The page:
Also as stated above - gloss varnish does not look good at this scale. It will protect your paint but looks awful. If applied too thick it will actually obscure details. At the very least if you are going to gloss varnish - keep it thin and consider spraying it with a flat varnish afterwards to take away the shine. I use testor's dullcote and really like the results it gives.
Hope these suggestions give you some insight.
What paints are you using? I suggest that you buy some paints made especially for miniatures. They will bond better and tend to have finer pigments in them. I personally use vallejo game and model colors. The game colors line pretty much matches the GW line. I have used GW paint in the past but I detest their paint pot design. Reaper also makes a line of paints that is supposedly pretty good.
as for a color wheel any art supply store will have one. The nice thing about the color wheel is you get a good sense of what colors work well together.
Thanks guys for the comments.
What exactly are inks? i have to check out to see if there are some more hobby stores near my house, because the place now doesnt carry inks. Also, i loved that green and it only came in gloss unfortunatley. When i get some more guys ill see what other paints are there or in other hobby shops, and ill avoid gloss. My base coat is a spray paint, and i've tried spraying into a plastic bowl or cup to let it collect, and it always comes out a much wierder color than what you see when you spray it on a model. I don't have any paints similar to it and i cant seen to mix the right colors to get it.
Otherwise where can i get a color wheel?
Thanks again, these comments really help.
Im usin Tamiya paints, it's what they have and i used to find them very good. Now that i've used them more often they are kinda of thick and drippy, ill see what othe rpaints are available. I have heard about vallejo before, im gonna see if i can find it nearby. I think t here's only like 2 hobby shops nearby, and im going to the biggest one to get my stuff, but i think i have to take a trip into the city and get some better stuff. Thanks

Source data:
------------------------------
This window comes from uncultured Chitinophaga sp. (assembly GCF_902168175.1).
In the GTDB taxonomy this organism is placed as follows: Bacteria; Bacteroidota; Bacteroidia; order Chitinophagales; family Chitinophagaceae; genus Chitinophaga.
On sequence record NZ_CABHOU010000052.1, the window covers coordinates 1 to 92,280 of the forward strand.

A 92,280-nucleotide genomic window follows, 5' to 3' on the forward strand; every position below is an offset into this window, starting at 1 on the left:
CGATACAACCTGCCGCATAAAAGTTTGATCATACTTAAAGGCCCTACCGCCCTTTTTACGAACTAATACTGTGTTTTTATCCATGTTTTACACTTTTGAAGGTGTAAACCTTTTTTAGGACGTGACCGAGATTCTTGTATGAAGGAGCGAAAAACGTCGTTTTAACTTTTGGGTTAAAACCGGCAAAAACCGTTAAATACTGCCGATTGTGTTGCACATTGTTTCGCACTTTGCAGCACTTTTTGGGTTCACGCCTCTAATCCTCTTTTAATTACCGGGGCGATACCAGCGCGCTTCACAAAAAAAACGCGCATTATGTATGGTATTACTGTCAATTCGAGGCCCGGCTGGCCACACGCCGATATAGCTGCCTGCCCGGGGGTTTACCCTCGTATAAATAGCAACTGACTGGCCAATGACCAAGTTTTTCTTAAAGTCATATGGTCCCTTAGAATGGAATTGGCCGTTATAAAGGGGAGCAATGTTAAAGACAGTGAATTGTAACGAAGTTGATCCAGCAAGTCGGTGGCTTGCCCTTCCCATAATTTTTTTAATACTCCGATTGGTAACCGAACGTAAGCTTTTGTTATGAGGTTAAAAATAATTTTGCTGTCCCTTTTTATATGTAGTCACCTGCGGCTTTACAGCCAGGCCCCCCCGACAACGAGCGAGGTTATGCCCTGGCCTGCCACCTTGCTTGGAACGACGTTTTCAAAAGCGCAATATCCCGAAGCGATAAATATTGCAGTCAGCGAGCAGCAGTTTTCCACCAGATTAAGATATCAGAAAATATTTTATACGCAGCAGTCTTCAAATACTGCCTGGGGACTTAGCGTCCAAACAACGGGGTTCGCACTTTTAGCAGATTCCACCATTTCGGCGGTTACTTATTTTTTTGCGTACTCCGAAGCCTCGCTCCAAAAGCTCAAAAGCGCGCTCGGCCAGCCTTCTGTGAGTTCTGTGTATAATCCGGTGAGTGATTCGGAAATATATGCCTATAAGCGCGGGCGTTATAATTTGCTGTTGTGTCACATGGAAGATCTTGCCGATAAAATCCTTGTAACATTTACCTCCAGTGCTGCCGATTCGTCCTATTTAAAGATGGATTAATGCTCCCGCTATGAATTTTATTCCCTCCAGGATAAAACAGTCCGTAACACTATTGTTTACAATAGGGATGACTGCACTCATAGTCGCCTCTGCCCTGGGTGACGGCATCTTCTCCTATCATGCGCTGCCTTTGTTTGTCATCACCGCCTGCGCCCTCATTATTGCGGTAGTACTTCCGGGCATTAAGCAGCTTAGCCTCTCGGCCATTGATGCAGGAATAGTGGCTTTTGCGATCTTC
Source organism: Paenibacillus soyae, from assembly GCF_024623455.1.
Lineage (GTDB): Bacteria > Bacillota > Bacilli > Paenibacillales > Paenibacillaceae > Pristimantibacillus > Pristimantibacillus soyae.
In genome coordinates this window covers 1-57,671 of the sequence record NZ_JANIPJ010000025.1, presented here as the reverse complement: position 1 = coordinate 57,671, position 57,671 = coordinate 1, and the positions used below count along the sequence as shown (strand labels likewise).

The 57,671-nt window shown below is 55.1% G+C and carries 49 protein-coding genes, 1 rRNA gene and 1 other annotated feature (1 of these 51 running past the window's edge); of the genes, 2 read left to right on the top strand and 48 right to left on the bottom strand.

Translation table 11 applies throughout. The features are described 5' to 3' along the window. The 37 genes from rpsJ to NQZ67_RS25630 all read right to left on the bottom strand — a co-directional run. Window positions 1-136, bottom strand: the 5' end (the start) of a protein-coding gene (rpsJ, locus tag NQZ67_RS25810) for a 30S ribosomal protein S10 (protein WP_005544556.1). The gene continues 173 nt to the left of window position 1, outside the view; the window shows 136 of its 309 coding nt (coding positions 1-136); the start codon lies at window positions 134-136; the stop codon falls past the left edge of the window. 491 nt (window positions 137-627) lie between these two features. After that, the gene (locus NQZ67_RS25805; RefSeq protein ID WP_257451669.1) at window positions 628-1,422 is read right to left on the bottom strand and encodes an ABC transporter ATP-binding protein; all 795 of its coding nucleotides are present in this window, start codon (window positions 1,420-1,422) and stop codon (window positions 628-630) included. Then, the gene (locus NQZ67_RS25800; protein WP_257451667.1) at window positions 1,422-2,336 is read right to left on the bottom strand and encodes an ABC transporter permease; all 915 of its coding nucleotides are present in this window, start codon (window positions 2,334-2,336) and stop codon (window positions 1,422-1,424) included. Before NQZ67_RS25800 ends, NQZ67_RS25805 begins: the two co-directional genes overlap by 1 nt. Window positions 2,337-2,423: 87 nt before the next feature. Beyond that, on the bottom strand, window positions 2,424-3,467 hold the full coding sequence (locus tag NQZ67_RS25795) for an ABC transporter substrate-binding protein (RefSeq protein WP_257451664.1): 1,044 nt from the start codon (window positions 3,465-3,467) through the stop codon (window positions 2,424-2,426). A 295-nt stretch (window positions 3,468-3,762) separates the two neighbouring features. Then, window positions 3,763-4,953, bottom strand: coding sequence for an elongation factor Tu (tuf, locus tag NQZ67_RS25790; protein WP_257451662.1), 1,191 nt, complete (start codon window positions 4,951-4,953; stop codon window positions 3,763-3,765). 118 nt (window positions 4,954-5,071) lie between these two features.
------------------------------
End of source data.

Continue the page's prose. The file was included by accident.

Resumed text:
The Tamiya paints are ok. I use some of the tamiya clear paints to an interesting effect. But from what I understand Tamiya paints are glossy. You will probably get better results with GW, Vallejo, or Reaper paint. Keep in mind that even if you don't find it in the store - you can get just about anything online.Originally Posted by Doomsday24
You should look into getting some Testor's Dullcoat varnish spray. It is a flat varnish that will kill any gloss from the paint. I swear by the stuff.
As for inks - well they are very thin (much thinner than paint) basically the consistency of water and they are highly pigmented. What I do is mix a few ink colors together usually to get a darker shade than a base coat and use it to add shadows to the recesses of the model. Then I go back and start highlighting up in the upper areas of the figure. It is easier and faster than starting with a darker color and building up to the lighter. It can also tint the underlying areas and create some interesting effects. This process of tint changing is called glazing.